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Khath v. Midland Funding, LLC

United States District Court, D. Massachusetts

March 31, 2016

JOHNSON KHATH, Plaintiff
v.
MIDLAND FUNDING, LLC, Defendant.

MEMORANDUM AND ORDER

WOLF, D.J.

In October 2014, Plaintiff Johnson Khath filed this class action case in Massachusetts Superior Court. Defendant Midland Funding, LLC, ("Midland") subsequently removed the case to federal court. Khath now seeks to remand the case to state court. Khath argues that removal was untimely and that the more than $5, 000, 000 amount in controversy requirement for removal was not met. Midland opposes the motion to remand and has moved to amend its notice of removal to correct defects in its allegation of jurisdiction.

On January 7, 2016, Magistrate Judge Jennifer Boal issued the attached Report and Recommendations on the parties' motions (the "R&R"). She recommends allowing Midland's motion to amend and, based on the amended notice of removal, denying Khath's motion to remand. The court reaches the same conclusions, although its reasoning differs in part. Accordingly, the Magistrate Judge's Report and Recommendations are being adopted as modified by this Memorandum and Order, Midland's motion to amend is being allowed, and Khath's motion for remand is being denied.

I. BACKGROUND

On October 8, 2014, Khath filed a class action complaint in the Superior Court for the Commonwealth of Massachusetts. The complaint alleges that Midland operated as a debt collector in Massachusetts without the required license. In Count I, Khath seeks, among other things, injunctive relief vacating all state court judgments in favor of Midland against Massachusetts residents in the four years preceding his complaint. In Count II, he seeks monetary damages based on Midland's allegedly unlawful debt collection in a three-year period prior to his complaint.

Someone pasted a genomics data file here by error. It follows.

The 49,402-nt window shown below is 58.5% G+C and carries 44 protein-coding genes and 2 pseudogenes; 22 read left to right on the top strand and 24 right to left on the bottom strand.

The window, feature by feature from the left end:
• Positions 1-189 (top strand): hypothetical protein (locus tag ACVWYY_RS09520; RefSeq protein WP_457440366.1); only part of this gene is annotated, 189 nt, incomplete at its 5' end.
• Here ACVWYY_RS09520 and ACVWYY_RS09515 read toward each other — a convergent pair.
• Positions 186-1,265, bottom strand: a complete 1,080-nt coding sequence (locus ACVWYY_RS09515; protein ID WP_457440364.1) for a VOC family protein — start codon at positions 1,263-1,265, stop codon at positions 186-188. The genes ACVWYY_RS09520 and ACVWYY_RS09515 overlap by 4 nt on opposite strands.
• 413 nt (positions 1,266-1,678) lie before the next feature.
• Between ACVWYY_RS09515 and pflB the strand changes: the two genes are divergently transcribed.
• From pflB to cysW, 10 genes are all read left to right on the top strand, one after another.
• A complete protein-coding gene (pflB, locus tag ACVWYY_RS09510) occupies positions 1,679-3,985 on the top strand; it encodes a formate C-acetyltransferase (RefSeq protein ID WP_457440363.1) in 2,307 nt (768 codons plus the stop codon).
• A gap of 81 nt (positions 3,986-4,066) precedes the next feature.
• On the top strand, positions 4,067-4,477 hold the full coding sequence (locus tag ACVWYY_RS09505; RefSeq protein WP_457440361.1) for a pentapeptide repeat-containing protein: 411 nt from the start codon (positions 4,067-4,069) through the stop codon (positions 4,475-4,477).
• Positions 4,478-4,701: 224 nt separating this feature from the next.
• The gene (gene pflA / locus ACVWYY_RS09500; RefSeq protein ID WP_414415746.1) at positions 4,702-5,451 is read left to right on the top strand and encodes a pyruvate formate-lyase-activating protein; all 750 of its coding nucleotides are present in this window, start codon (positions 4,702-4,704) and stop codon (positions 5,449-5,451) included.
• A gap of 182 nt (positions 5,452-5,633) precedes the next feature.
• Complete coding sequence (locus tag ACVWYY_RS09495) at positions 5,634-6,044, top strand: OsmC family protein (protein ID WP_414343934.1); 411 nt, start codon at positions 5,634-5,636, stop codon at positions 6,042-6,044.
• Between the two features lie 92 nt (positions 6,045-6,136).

Midland removed the case to federal court on November 17, 2014. Its basis for removal was the Class Action Fairness Act ("CAFA"), 28 U.S.C. §1332(d). Pursuant to CAFA, Midland asserted that there are at least 100 class members, that there is minimal diversity of parties, and that the aggregate claims of the proposed class exceed $5, 000, 000.

Khath moved to remand. He argues that removal was untimely, as Midland's Notice of Removal ("NOR") states only that it received that complaint "on or about October 16, 2014" and is, therefore, ambiguous. He also argues that the Rooker-Feldman doctrine prohibits this court from vacating any state court judgments in Midland's favor. See Rooker v. Fidelity Trust Co., 263 U.S. 413 (1923); District of Columbia Court of Appeals v. Feldman, 460 U.S. 462 (1982). Without knowing what portion of the class members' claims are subject to the Rooker-Feldman doctrine, Khath contends, the court cannot determine whether the $5, 000, 000 amount in controversy is met. In response, Midland moved to amend its NOR and clarify its grounds for removal. The court referred both motions to Magistrate Judge Boal.

The Magistrate Judge issued her Report and Recommendations on January 7, 2016. She recommends that Midland be allowed to amend its NOR. See R&R at 5-6. Based on the proposed amended complaint, she concludes that removal was timely. See id. at 6-7. She further concludes that, although some of the damages Khath seeks may be barred by the Rooker-Feldman doctrine, that issue will not be ripe to be decided until the court is presented with a motion for class certification. See id. at 7-16. Therefore, she recommends denying Khath's motion for remand. See id. at 16. II. DISCUSSION The court has reviewed de novo those portions of the Magistrate Judge's recommendations to which plaintiff has objected. See 28 U.S.C. § 636(b)(1); Fed.R.Civ.P. 72(b)(3). For the reasons explained below, the court is adopting in part and modifying in part the Report and Recommendations.